Headshot of Daysha Lewis, Doula and Parent Educator, provided by herself.
Daysha Lewis, Doula and Parent Educator, was given false information when it came time to deliver her first baby. She experienced complications under the care of health care professionals, and it motivated her to help other Black women who may find themselves in similar situations.
Black women are the least advocated for race of women in America, especially when it comes to health care. In Missouri alone, the rate of Black maternal deaths are four times that of white women. According to the Missouri Department of Health and Senior Services (DHSS), 87.5 Black women have died out of every 100,000 live births––compared to the deaths of 27.1 white women out of every 100,000 live births given. Even more shocking? Mental health is the leading cause of those Black maternal deaths.
Black women are more readily labeled as “unfit” if they admit to experiencing normal postpartum difficulties such as postpartum depression and anxiety. For the women who have figured this out, they lack the trust to communicate their struggles with their doctor or OBGYN for fear that social workers would get involved. The problem then becomes who can they talk to? Where are the resources for struggling Black mothers or just Black mothers in general? Who is advocating for Black mothers? Who is truly in their corner?
Justice Gatson, Founder of The Reale Justice Network, has dedicated herself to being an advocate for underprivileged, abused, and pregnant women. In an interview with The KC Defender, she speaks about how she was a victim of abuse in her past, leaving her to upend her life while pregnant. Having nowhere to turn, she concluded she would become what she needed and didn’t have, for other women.
According to their website, The Reale Justice Network is a community organization that fights for improved health care for Black women through their full spectrum doula services, while giving special attention to Black, indigenous, and people of color (BIPOC) survivors of intimate partner and sexual abuse. At their core, The Reale Justice Network is about reproductive justice.
Gatson believes it is important for pregnant women to have a doula to help advocate for them during pregnancy, in the delivery room, and postpartum. She and Lewis are among many Kansas City doulas who were trained by Hakima Payne A.K.A Mama Hakima, Founder and CEO of Uzazi Village.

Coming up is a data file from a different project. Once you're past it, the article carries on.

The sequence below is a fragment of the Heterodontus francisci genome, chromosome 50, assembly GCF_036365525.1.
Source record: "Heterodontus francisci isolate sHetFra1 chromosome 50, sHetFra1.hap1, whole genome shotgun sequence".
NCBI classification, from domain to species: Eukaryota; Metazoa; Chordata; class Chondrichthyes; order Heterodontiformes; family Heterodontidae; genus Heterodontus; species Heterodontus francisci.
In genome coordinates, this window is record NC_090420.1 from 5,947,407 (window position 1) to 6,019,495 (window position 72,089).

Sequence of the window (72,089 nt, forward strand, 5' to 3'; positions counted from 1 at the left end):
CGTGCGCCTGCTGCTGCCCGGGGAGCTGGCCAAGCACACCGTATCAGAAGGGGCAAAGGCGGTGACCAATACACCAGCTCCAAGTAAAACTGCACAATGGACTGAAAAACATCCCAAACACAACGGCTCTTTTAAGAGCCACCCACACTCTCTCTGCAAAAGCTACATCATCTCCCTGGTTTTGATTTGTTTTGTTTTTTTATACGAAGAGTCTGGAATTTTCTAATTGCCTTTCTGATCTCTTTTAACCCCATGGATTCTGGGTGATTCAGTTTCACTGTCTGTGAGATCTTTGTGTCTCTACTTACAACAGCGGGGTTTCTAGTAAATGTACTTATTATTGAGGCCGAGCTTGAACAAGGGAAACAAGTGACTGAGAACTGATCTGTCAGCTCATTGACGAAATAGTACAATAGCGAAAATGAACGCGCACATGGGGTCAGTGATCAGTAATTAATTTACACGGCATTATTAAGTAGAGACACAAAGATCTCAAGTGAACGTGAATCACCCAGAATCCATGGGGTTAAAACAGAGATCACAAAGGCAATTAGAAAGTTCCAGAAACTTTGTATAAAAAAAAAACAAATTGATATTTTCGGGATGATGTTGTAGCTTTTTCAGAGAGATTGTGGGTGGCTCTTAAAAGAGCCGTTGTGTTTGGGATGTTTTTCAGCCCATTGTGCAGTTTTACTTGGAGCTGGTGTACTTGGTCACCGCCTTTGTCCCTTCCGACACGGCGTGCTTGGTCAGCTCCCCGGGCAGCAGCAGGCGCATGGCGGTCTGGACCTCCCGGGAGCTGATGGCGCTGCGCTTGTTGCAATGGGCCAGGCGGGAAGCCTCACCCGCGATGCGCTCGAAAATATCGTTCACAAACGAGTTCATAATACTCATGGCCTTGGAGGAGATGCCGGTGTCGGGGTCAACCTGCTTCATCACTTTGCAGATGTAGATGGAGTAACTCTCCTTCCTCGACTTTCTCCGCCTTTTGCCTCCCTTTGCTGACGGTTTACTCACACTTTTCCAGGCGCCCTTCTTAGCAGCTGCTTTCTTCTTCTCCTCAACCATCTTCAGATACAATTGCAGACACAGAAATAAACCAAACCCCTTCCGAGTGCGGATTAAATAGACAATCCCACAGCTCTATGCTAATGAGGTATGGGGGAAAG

Uzazi Village is a nonprofit organization geared towards reducing and eliminating the disparities of maternal Black mothers in Kansas City, and one of the ways they do this is through their full spectrum doula services as well.
Kellye McCrary, CHW and Uzazi Village Program Coordinator, says that Uzazi Village is dedicating itself to being a safe space for Black and other minority women. They pride themselves on being an educational component for Black mothers in Kansas City. Having a doula isn’t just about having someone advocate for you, but also teaching you how to advocate for yourself. It’s important to know what questions to ask so that an informed decision can be made when necessary.
Doulas also establish a bond with their clients, which makes it easier for maternal women to open up about the struggles they’re facing without fear of judgement. They provide trauma care. An estimated 35% of Black women experience some form of sexual assault in their lifetime. Some women are not aware of how that affects their birthing experience. Doulas at Uzazi Village take the time to get to know their clients in that way so they can help maternal women create the most beneficial birthing plan to their unique situations.
Uzazi Village does not only provide resources to pregnant women, but they continue their relationships with these mothers three months postpartum and even past that. They not only provide chiropractic services, but they have their own therapist. Black women no longer have to feel afraid to get the mental and emotional help they need and desire.
Postpartum recovery is a lifetime. What McCrary refers to as the fourth trimester never ends. You can’t put a limit on how long a woman takes to adjust to life after children, how long she recovers from physical strain on her body, from mental and emotional disdain, or from the spiritual oppression that comes with the territory. Black women are known for having “thicker skin” and this are not handled with the same care as their white female counterparts.